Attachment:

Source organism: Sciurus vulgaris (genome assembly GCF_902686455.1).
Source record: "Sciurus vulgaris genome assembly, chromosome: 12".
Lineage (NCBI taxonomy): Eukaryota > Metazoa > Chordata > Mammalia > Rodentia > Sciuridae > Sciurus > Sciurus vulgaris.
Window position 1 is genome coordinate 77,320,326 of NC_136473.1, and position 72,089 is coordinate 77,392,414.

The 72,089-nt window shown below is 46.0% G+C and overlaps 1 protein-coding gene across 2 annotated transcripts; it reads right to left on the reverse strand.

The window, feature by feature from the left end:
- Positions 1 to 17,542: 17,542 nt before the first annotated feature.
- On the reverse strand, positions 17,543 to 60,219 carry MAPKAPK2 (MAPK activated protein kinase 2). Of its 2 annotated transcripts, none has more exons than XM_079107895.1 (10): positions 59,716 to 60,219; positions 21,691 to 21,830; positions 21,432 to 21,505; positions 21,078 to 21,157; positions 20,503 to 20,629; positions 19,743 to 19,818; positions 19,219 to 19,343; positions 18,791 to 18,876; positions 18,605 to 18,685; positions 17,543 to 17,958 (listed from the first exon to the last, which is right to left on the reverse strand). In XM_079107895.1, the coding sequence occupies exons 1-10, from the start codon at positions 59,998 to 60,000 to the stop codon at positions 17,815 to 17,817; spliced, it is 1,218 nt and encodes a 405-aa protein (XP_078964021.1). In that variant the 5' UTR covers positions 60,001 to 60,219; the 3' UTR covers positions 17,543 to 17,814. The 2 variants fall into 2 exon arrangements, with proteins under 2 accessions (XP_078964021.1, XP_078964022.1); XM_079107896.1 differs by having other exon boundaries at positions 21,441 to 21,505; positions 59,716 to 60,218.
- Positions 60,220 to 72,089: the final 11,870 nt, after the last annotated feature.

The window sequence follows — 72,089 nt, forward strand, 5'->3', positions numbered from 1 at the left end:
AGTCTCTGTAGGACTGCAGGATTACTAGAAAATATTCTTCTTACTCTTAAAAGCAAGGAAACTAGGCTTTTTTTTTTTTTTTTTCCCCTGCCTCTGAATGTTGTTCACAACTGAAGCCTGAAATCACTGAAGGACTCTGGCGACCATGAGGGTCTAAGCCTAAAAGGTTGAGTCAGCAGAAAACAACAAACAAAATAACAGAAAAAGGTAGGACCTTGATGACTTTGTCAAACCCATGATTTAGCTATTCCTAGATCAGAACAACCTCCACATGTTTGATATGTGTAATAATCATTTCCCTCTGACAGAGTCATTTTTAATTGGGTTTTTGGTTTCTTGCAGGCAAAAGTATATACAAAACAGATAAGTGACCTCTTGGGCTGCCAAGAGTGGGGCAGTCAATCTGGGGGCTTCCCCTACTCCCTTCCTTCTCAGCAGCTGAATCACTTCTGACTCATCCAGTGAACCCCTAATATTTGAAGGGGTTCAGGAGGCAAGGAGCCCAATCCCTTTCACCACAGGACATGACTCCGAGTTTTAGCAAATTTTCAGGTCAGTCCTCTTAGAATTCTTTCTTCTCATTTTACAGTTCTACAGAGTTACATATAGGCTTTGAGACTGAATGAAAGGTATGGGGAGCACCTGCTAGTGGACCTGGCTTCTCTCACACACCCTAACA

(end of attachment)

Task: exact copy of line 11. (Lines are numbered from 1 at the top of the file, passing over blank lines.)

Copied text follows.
AGTCTCTGTAGGACTGCAGGATTACTAGAAAATATTCTTCTTACTCTTAAAAGCAAGGAAACTAGGCTTTTTTTTTTTTTTTTTCCCCTGCCTCTGAATGTTGTTCACAACTGAAGCCTGAAATCACTGAAGGACTCTGGCGACCATGAGGGTCTAAGCCTAAAAGGTTGAGTCAGCAGAAAACAACAAACAAAATAACAGAAAAAGGTAGGACCTTGATGACTTTGTCAAACCCATGATTTAGCTATTCCTAGATCAGAACAACCTCCACATGTTTGATATGTGTAATAATCATTTCCCTCTGACAGAGTCATTTTTAATTGGGTTTTTGGTTTCTTGCAGGCAAAAGTATATACAAAACAGATAAGTGACCTCTTGGGCTGCCAAGAGTGGGGCAGTCAATCTGGGGGCTTCCCCTACTCCCTTCCTTCTCAGCAGCTGAATCACTTCTGACTCATCCAGTGAACCCCTAATATTTGAAGGGGTTCAGGAGGCAAGGAGCCCAATCCCTTTCACCACAGGACATGACTCCGAGTTTTAGCAAATTTTCAGGTCAGTCCTCTTAGAATTCTTTCTTCTCATTTTACAGTTCTACAGAGTTACATATAGGCTTTGAGACTGAATGAAAGGTATGGGGAGCACCTGCTAGTGGACCTGGCTTCTCTCACACACCCTAACA